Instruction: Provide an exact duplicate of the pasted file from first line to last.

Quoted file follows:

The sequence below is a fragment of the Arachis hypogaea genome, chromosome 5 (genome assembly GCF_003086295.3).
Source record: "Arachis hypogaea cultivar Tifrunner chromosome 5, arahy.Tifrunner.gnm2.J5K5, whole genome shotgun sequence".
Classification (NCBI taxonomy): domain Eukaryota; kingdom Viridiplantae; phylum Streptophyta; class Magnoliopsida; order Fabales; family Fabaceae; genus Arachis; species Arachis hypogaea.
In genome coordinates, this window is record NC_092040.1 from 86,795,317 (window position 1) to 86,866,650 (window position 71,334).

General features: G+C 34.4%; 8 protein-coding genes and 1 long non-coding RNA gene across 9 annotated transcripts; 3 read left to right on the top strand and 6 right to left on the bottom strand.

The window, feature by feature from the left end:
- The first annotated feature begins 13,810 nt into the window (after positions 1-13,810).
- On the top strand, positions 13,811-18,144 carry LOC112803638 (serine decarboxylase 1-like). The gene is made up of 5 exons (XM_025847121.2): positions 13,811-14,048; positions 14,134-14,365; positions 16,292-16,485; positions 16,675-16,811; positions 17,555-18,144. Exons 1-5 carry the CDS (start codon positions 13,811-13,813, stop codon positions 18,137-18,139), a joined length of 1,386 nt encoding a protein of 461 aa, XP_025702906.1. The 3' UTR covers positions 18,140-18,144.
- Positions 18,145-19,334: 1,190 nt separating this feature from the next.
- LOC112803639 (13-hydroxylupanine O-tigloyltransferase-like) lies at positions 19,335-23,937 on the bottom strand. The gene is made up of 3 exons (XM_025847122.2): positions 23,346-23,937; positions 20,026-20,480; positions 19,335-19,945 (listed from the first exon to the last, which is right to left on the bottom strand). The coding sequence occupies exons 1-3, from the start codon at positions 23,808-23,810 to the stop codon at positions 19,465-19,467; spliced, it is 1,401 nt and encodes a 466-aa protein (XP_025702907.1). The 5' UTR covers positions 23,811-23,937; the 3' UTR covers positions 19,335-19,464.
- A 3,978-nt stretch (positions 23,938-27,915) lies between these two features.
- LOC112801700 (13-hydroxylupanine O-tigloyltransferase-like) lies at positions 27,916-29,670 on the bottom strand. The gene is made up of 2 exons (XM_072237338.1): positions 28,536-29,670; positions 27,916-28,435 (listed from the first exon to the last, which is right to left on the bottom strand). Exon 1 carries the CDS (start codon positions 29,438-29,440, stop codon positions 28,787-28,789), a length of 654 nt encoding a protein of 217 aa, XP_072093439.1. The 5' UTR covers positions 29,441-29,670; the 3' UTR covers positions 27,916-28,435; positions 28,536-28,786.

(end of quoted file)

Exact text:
The sequence below is a fragment of the Arachis hypogaea genome, chromosome 5 (genome assembly GCF_003086295.3).
Source record: "Arachis hypogaea cultivar Tifrunner chromosome 5, arahy.Tifrunner.gnm2.J5K5, whole genome shotgun sequence".
Classification (NCBI taxonomy): domain Eukaryota; kingdom Viridiplantae; phylum Streptophyta; class Magnoliopsida; order Fabales; family Fabaceae; genus Arachis; species Arachis hypogaea.
In genome coordinates, this window is record NC_092040.1 from 86,795,317 (window position 1) to 86,866,650 (window position 71,334).

General features: G+C 34.4%; 8 protein-coding genes and 1 long non-coding RNA gene across 9 annotated transcripts; 3 read left to right on the top strand and 6 right to left on the bottom strand.

The window, feature by feature from the left end:
- The first annotated feature begins 13,810 nt into the window (after positions 1-13,810).
- On the top strand, positions 13,811-18,144 carry LOC112803638 (serine decarboxylase 1-like). The gene is made up of 5 exons (XM_025847121.2): positions 13,811-14,048; positions 14,134-14,365; positions 16,292-16,485; positions 16,675-16,811; positions 17,555-18,144. Exons 1-5 carry the CDS (start codon positions 13,811-13,813, stop codon positions 18,137-18,139), a joined length of 1,386 nt encoding a protein of 461 aa, XP_025702906.1. The 3' UTR covers positions 18,140-18,144.
- Positions 18,145-19,334: 1,190 nt separating this feature from the next.
- LOC112803639 (13-hydroxylupanine O-tigloyltransferase-like) lies at positions 19,335-23,937 on the bottom strand. The gene is made up of 3 exons (XM_025847122.2): positions 23,346-23,937; positions 20,026-20,480; positions 19,335-19,945 (listed from the first exon to the last, which is right to left on the bottom strand). The coding sequence occupies exons 1-3, from the start codon at positions 23,808-23,810 to the stop codon at positions 19,465-19,467; spliced, it is 1,401 nt and encodes a 466-aa protein (XP_025702907.1). The 5' UTR covers positions 23,811-23,937; the 3' UTR covers positions 19,335-19,464.
- A 3,978-nt stretch (positions 23,938-27,915) lies between these two features.
- LOC112801700 (13-hydroxylupanine O-tigloyltransferase-like) lies at positions 27,916-29,670 on the bottom strand. The gene is made up of 2 exons (XM_072237338.1): positions 28,536-29,670; positions 27,916-28,435 (listed from the first exon to the last, which is right to left on the bottom strand). Exon 1 carries the CDS (start codon positions 29,438-29,440, stop codon positions 28,787-28,789), a length of 654 nt encoding a protein of 217 aa, XP_072093439.1. The 5' UTR covers positions 29,441-29,670; the 3' UTR covers positions 27,916-28,435; positions 28,536-28,786.